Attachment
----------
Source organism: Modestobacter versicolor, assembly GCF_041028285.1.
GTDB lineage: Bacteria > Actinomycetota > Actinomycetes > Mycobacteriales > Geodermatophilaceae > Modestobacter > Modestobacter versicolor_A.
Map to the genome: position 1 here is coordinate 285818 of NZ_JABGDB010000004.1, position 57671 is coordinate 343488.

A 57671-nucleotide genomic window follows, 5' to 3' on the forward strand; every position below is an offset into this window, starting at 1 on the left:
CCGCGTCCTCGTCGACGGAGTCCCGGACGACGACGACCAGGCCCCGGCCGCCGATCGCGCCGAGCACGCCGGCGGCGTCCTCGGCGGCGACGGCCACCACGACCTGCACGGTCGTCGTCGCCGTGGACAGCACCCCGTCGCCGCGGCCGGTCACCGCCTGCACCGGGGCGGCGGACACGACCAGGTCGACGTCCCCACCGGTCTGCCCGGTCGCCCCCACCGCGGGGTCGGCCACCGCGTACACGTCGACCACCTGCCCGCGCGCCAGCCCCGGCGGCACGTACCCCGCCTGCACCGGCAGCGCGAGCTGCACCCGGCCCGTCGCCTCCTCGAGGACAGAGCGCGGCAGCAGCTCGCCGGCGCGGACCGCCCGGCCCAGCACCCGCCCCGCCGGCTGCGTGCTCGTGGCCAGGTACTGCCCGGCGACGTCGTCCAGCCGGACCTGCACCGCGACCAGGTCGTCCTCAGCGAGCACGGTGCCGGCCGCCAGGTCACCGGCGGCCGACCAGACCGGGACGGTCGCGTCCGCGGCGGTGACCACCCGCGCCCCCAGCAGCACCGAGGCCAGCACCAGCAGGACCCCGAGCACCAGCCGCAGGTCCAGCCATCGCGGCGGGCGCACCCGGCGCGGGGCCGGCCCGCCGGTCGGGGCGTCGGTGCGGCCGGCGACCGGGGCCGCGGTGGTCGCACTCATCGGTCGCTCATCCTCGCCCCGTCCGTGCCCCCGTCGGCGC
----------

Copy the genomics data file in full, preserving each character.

Source organism: Modestobacter versicolor, assembly GCF_041028285.1.
GTDB lineage: Bacteria > Actinomycetota > Actinomycetes > Mycobacteriales > Geodermatophilaceae > Modestobacter > Modestobacter versicolor_A.
Map to the genome: position 1 here is coordinate 285818 of NZ_JABGDB010000004.1, position 57671 is coordinate 343488.

A 57671-nucleotide genomic window follows, 5' to 3' on the forward strand; every position below is an offset into this window, starting at 1 on the left:
CCGCGTCCTCGTCGACGGAGTCCCGGACGACGACGACCAGGCCCCGGCCGCCGATCGCGCCGAGCACGCCGGCGGCGTCCTCGGCGGCGACGGCCACCACGACCTGCACGGTCGTCGTCGCCGTGGACAGCACCCCGTCGCCGCGGCCGGTCACCGCCTGCACCGGGGCGGCGGACACGACCAGGTCGACGTCCCCACCGGTCTGCCCGGTCGCCCCCACCGCGGGGTCGGCCACCGCGTACACGTCGACCACCTGCCCGCGCGCCAGCCCCGGCGGCACGTACCCCGCCTGCACCGGCAGCGCGAGCTGCACCCGGCCCGTCGCCTCCTCGAGGACAGAGCGCGGCAGCAGCTCGCCGGCGCGGACCGCCCGGCCCAGCACCCGCCCCGCCGGCTGCGTGCTCGTGGCCAGGTACTGCCCGGCGACGTCGTCCAGCCGGACCTGCACCGCGACCAGGTCGTCCTCAGCGAGCACGGTGCCGGCCGCCAGGTCACCGGCGGCCGACCAGACCGGGACGGTCGCGTCCGCGGCGGTGACCACCCGCGCCCCCAGCAGCACCGAGGCCAGCACCAGCAGGACCCCGAGCACCAGCCGCAGGTCCAGCCATCGCGGCGGGCGCACCCGGCGCGGGGCCGGCCCGCCGGTCGGGGCGTCGGTGCGGCCGGCGACCGGGGCCGCGGTGGTCGCACTCATCGGTCGCTCATCCTCGCCCCGTCCGTGCCCCCGTCGGCGC